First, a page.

The ease and skill with which Cuarón creates comical yet recognisable trains of thought in the teenage Diego’s head is simply remarkable. Año uña is a very funny film because the viewer can identify (with) the often silly notions of romance and intimacy that Diego is dealing with, such as when he considers the possibility of drowning in order for Molly to give him mouth to mouth. But the perspective is always gentle and understanding, and while it misses the hammer blow of a Y Tu Mamá También, it is nonetheless a beautifully conceived and strikingly executed work of story telling.

Elephants Never Forget (2004)

Lorenzo Vigas’s short film looks at the indecision confronting a young boy and his sister who think they have made up their minds to kill their father.


Lorenzo Vigas
Lorenzo Vigas

Director of Photography:
Héctor Ortega

Original title: Los elefantes nunca olvidan

Running time: 11 minutes

Juan (Guillermo Muñoz) is on a mission, but he hasn’t quite thought it through. In the opening scene of Lorenzo Vigas’s 2004 short Elephants Don’t Forget, he walks quickly down a dirt road, his torn jeans featuring prominently in close-up. He reaches a nondescript tenement with graffiti-covered outside walls, where his sister (Greisy Mena) furtively hands him a paper bag with a pistol inside. It seems they are both in on the mission, but her misgivings are much more evident. Initially, they are both so nervous they don’t even look at each other as they head towards what they hope will be their scene of the crime.

We quickly learn the intended victim is their biological father, Pedro (Gonzalo Cubero), because of whom they carry scars both physical and mental. Somehow they have tracked him down selling fruit at “the outpost”, have procured a revolver and hitched a ride on the truck transporting Pedro from one place to the next to peddle his wares.

Of course, once they come face to face with their nemesis, whose absence has fed their fury, they start to doubt whether they can go through with it. Juan, who is tasked with pulling the trigger, evinces palpable indecision as he tries to put on a brave face while fighting his inner demons. It is no surprise that he is full of bravado when Pedro either is far away or has his eyes closed, but once Pedro stares him down, he surrenders all his bravery.

Notwithstanding Pedro’s description of himself halfway through the film as an “elephant” because he never forgets a face, despite the fact that he doesn’t recognise his own flesh and blood and even goes as far as to flirt (albeit unknowingly) with his daughter, the “elephants” in the title likely refer to Juan and his sister, too. But if it is Pedro, one has to keep in mind it takes more a mere bullet to fell an elephant, and if it is the two teenagers, well, when was the last time you saw an elephant with a pistol?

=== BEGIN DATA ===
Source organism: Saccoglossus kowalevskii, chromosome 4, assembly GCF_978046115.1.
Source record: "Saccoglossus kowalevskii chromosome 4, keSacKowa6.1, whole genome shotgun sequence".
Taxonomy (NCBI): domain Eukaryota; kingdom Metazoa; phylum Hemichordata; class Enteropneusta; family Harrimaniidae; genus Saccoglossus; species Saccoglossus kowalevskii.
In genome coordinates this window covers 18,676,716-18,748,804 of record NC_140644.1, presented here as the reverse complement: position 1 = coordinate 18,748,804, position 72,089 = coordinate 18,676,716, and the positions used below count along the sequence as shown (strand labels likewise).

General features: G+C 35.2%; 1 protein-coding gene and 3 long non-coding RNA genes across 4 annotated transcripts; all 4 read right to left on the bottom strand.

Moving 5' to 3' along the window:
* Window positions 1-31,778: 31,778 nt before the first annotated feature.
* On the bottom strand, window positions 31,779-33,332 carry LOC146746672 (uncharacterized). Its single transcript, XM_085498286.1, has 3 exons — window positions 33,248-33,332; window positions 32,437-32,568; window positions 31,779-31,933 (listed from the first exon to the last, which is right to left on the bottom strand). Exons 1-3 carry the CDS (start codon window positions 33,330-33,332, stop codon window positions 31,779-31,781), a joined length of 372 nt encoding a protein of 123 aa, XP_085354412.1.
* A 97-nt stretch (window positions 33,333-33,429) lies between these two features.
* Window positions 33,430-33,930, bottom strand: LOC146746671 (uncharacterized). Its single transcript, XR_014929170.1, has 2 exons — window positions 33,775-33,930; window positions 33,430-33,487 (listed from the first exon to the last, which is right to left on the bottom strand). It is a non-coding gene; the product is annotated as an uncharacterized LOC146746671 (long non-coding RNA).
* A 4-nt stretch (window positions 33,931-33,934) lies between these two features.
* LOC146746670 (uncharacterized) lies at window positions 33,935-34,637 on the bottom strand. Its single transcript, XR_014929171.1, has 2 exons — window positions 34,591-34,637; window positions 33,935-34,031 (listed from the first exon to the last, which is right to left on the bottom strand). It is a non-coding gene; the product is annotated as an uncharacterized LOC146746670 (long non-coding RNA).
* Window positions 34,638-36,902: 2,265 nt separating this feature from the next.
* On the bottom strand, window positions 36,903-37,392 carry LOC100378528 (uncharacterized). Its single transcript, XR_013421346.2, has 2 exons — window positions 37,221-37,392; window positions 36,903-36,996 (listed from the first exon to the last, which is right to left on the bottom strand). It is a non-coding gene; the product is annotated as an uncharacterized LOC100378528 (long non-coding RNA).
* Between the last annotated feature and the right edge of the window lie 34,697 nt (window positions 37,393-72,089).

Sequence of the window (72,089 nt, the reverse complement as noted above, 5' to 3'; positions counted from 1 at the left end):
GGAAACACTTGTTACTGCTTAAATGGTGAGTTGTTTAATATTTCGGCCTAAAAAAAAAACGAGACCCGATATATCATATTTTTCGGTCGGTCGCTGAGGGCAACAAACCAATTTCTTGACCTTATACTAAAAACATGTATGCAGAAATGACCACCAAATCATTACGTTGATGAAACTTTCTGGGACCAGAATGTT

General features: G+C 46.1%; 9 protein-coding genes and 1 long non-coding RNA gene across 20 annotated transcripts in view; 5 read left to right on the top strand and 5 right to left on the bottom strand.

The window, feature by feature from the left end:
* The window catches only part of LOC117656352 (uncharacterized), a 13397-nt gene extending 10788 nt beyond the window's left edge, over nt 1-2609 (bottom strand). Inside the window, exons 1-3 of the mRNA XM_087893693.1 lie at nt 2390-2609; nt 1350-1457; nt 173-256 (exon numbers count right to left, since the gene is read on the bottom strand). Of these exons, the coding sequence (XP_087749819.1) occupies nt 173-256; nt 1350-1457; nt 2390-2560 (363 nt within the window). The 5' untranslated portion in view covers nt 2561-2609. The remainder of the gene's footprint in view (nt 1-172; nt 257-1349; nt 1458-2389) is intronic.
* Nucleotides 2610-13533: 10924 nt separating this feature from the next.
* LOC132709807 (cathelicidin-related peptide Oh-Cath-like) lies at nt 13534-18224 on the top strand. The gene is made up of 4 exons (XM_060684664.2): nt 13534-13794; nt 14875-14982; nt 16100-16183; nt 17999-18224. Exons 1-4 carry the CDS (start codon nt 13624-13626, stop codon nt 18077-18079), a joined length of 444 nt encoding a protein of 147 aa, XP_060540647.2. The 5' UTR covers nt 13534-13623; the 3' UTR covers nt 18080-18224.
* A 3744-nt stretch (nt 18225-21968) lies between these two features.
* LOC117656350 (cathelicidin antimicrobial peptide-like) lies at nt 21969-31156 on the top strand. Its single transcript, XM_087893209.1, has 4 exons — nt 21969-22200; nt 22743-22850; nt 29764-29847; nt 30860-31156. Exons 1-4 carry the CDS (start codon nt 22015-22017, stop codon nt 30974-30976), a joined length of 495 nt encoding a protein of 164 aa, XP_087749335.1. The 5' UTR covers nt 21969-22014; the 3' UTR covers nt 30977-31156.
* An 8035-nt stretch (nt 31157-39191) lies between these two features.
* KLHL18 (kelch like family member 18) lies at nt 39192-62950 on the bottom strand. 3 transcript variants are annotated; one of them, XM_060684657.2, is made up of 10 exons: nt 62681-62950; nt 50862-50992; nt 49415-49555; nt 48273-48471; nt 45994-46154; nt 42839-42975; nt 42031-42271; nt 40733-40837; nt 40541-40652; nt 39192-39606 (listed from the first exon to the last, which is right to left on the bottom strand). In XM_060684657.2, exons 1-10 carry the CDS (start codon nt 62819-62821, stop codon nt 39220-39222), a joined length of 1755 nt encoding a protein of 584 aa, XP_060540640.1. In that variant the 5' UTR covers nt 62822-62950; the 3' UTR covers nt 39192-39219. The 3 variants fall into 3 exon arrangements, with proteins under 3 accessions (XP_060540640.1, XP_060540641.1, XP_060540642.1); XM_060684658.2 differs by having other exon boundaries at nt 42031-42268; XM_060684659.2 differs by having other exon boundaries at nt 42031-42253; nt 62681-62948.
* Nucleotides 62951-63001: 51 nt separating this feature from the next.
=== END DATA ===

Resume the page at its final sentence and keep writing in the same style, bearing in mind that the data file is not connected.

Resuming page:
These two children are out of their depth, and while we can empathise with their rage (in an early close-up, we see a gruesome scar allegedly left by Pedro’s earlier abuse), it is fascinating to see them try to convince themselves that revenge taken in this way is the best way to deal with the injustices of the past. Half of the film – a five full minutes – takes place on the back of the truck as Pedro tries to strike up a conversation with the two unwilling children.

Although the film has some gorgeous shots that play off blue skies against the fields of almost luminous yellow, with dark clouds hovering just above the horizon, the handheld camera and the very brutal editing, which includes inserting close-ups without warning, serve no real purpose beyond signalling the film was made on what appears to be a shoestring budget.

Except for the father issues and in particular the desire of a man or a boy to kill his own father, there is no apparent point of contact between Elephants Never Forget and director Vigas’s feature film début, From Afar, which examines the indecision of a young man about embarking on a relationship with a 50-something dental prostheticist in a much more visually sumptuous production.

The Feast of Stephen (2009)

James Franco applies the language of cinema to adapt an Anthony Hecht poem and produces a work of sexual intensity that nicely dovetails with the films of dedicatee Kenneth Anger.

The Feast of StephenUSA

James Franco

James Franco

Director of Photography:
Christina Voros

Running time: 266 seconds

James Franco’s The Feast of Stephen, a five-minute short film adapted from the eponymous poem by Anthony Hecht, is about sex, violence, violence as sex and sex as violence. Its ambiguous depiction of homoeroticism makes it difficult to determine whether or not it is a fantasy woven from reality, although the director overplays his hand in the second half with an unnecessarily literal portrayal of what was already quite apparent in the first half.

This wordless black-and-white short dedicated to experimental filmmaker Kenneth Anger has something in common with one of the director’s earliest films, Fireworks, released more than 60 years earlier in 1947. Anger’s film was about a teenager (played by Anger himself) who goes in search of “relief” and finds it after wading through some sadomasochism. Like Fireworks, Franco’s film touches on the issue of shame and violence but also, eventually, sexual gratification, albeit tinged with violence and scatology, but luckily The Feast of Stephen takes a more serious tack and eschews the camp so often visible in Anger’s oeuvre, as Franco spares us the sight of milk-covered flesh.